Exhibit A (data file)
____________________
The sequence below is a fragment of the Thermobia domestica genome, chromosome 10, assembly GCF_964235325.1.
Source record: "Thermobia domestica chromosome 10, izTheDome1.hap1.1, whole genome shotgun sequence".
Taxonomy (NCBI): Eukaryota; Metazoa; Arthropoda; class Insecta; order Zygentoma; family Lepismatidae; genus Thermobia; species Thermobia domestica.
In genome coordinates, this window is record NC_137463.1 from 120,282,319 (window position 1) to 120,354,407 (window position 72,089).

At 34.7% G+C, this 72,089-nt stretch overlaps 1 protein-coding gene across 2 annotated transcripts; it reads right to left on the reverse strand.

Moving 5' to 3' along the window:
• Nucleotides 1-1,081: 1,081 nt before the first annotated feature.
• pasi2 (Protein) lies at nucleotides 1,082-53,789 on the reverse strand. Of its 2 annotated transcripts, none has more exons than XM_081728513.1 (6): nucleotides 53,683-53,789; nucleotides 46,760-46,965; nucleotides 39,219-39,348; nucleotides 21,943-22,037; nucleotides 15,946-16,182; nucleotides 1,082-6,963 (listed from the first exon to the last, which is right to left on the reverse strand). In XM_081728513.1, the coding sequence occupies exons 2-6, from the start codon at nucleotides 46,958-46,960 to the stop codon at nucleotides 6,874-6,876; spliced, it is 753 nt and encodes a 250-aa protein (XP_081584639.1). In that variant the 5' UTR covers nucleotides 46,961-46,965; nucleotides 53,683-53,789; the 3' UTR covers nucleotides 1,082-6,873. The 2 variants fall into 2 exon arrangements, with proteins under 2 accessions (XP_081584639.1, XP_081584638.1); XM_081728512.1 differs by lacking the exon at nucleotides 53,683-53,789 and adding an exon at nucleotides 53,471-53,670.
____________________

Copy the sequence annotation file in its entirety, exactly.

The sequence below is a fragment of the Thermobia domestica genome, chromosome 10, assembly GCF_964235325.1.
Source record: "Thermobia domestica chromosome 10, izTheDome1.hap1.1, whole genome shotgun sequence".
Taxonomy (NCBI): Eukaryota; Metazoa; Arthropoda; class Insecta; order Zygentoma; family Lepismatidae; genus Thermobia; species Thermobia domestica.
In genome coordinates, this window is record NC_137463.1 from 120,282,319 (window position 1) to 120,354,407 (window position 72,089).

At 34.7% G+C, this 72,089-nt stretch overlaps 1 protein-coding gene across 2 annotated transcripts; it reads right to left on the reverse strand.

Moving 5' to 3' along the window:
• Nucleotides 1-1,081: 1,081 nt before the first annotated feature.
• pasi2 (Protein) lies at nucleotides 1,082-53,789 on the reverse strand. Of its 2 annotated transcripts, none has more exons than XM_081728513.1 (6): nucleotides 53,683-53,789; nucleotides 46,760-46,965; nucleotides 39,219-39,348; nucleotides 21,943-22,037; nucleotides 15,946-16,182; nucleotides 1,082-6,963 (listed from the first exon to the last, which is right to left on the reverse strand). In XM_081728513.1, the coding sequence occupies exons 2-6, from the start codon at nucleotides 46,958-46,960 to the stop codon at nucleotides 6,874-6,876; spliced, it is 753 nt and encodes a 250-aa protein (XP_081584639.1). In that variant the 5' UTR covers nucleotides 46,961-46,965; nucleotides 53,683-53,789; the 3' UTR covers nucleotides 1,082-6,873. The 2 variants fall into 2 exon arrangements, with proteins under 2 accessions (XP_081584639.1, XP_081584638.1); XM_081728512.1 differs by lacking the exon at nucleotides 53,683-53,789 and adding an exon at nucleotides 53,471-53,670.